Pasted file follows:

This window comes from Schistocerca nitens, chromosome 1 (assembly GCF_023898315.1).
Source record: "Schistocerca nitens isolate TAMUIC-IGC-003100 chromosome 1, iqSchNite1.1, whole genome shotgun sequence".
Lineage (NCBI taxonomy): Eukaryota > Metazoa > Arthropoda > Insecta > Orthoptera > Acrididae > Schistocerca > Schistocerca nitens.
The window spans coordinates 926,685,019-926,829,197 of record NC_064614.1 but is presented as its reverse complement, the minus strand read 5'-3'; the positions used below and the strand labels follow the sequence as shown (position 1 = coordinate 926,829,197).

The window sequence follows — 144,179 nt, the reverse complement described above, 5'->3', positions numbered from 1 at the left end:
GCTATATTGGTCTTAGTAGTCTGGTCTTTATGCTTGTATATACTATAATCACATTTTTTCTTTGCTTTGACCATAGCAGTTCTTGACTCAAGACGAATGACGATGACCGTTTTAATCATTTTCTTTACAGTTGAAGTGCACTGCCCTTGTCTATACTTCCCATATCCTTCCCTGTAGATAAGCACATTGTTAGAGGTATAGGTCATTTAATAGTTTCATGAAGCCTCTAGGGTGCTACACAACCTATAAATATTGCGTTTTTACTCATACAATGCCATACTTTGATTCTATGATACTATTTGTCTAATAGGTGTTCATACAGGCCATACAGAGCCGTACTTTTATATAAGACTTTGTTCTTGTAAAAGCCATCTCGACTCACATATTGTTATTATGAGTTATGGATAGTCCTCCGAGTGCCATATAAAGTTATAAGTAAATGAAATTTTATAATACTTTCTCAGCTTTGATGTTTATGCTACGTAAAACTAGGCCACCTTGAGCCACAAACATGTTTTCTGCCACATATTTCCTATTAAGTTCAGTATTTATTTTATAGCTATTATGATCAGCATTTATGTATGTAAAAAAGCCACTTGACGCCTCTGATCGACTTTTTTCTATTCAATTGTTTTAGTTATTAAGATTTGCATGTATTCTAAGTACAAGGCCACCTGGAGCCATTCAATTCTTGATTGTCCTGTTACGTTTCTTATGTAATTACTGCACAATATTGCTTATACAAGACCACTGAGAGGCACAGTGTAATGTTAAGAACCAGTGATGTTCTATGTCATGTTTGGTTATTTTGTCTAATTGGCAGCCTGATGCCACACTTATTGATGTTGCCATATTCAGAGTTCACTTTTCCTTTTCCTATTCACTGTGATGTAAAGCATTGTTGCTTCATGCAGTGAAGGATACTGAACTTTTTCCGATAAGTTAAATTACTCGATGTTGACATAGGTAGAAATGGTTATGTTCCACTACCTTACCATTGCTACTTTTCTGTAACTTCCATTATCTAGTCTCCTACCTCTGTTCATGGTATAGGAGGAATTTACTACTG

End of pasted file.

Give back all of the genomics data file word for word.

This window comes from Schistocerca nitens, chromosome 1 (assembly GCF_023898315.1).
Source record: "Schistocerca nitens isolate TAMUIC-IGC-003100 chromosome 1, iqSchNite1.1, whole genome shotgun sequence".
Lineage (NCBI taxonomy): Eukaryota > Metazoa > Arthropoda > Insecta > Orthoptera > Acrididae > Schistocerca > Schistocerca nitens.
The window spans coordinates 926,685,019-926,829,197 of record NC_064614.1 but is presented as its reverse complement, the minus strand read 5'-3'; the positions used below and the strand labels follow the sequence as shown (position 1 = coordinate 926,829,197).

The window sequence follows — 144,179 nt, the reverse complement described above, 5'->3', positions numbered from 1 at the left end:
GCTATATTGGTCTTAGTAGTCTGGTCTTTATGCTTGTATATACTATAATCACATTTTTTCTTTGCTTTGACCATAGCAGTTCTTGACTCAAGACGAATGACGATGACCGTTTTAATCATTTTCTTTACAGTTGAAGTGCACTGCCCTTGTCTATACTTCCCATATCCTTCCCTGTAGATAAGCACATTGTTAGAGGTATAGGTCATTTAATAGTTTCATGAAGCCTCTAGGGTGCTACACAACCTATAAATATTGCGTTTTTACTCATACAATGCCATACTTTGATTCTATGATACTATTTGTCTAATAGGTGTTCATACAGGCCATACAGAGCCGTACTTTTATATAAGACTTTGTTCTTGTAAAAGCCATCTCGACTCACATATTGTTATTATGAGTTATGGATAGTCCTCCGAGTGCCATATAAAGTTATAAGTAAATGAAATTTTATAATACTTTCTCAGCTTTGATGTTTATGCTACGTAAAACTAGGCCACCTTGAGCCACAAACATGTTTTCTGCCACATATTTCCTATTAAGTTCAGTATTTATTTTATAGCTATTATGATCAGCATTTATGTATGTAAAAAAGCCACTTGACGCCTCTGATCGACTTTTTTCTATTCAATTGTTTTAGTTATTAAGATTTGCATGTATTCTAAGTACAAGGCCACCTGGAGCCATTCAATTCTTGATTGTCCTGTTACGTTTCTTATGTAATTACTGCACAATATTGCTTATACAAGACCACTGAGAGGCACAGTGTAATGTTAAGAACCAGTGATGTTCTATGTCATGTTTGGTTATTTTGTCTAATTGGCAGCCTGATGCCACACTTATTGATGTTGCCATATTCAGAGTTCACTTTTCCTTTTCCTATTCACTGTGATGTAAAGCATTGTTGCTTCATGCAGTGAAGGATACTGAACTTTTTCCGATAAGTTAAATTACTCGATGTTGACATAGGTAGAAATGGTTATGTTCCACTACCTTACCATTGCTACTTTTCTGTAACTTCCATTATCTAGTCTCCTACCTCTGTTCATGGTATAGGAGGAATTTACTACTG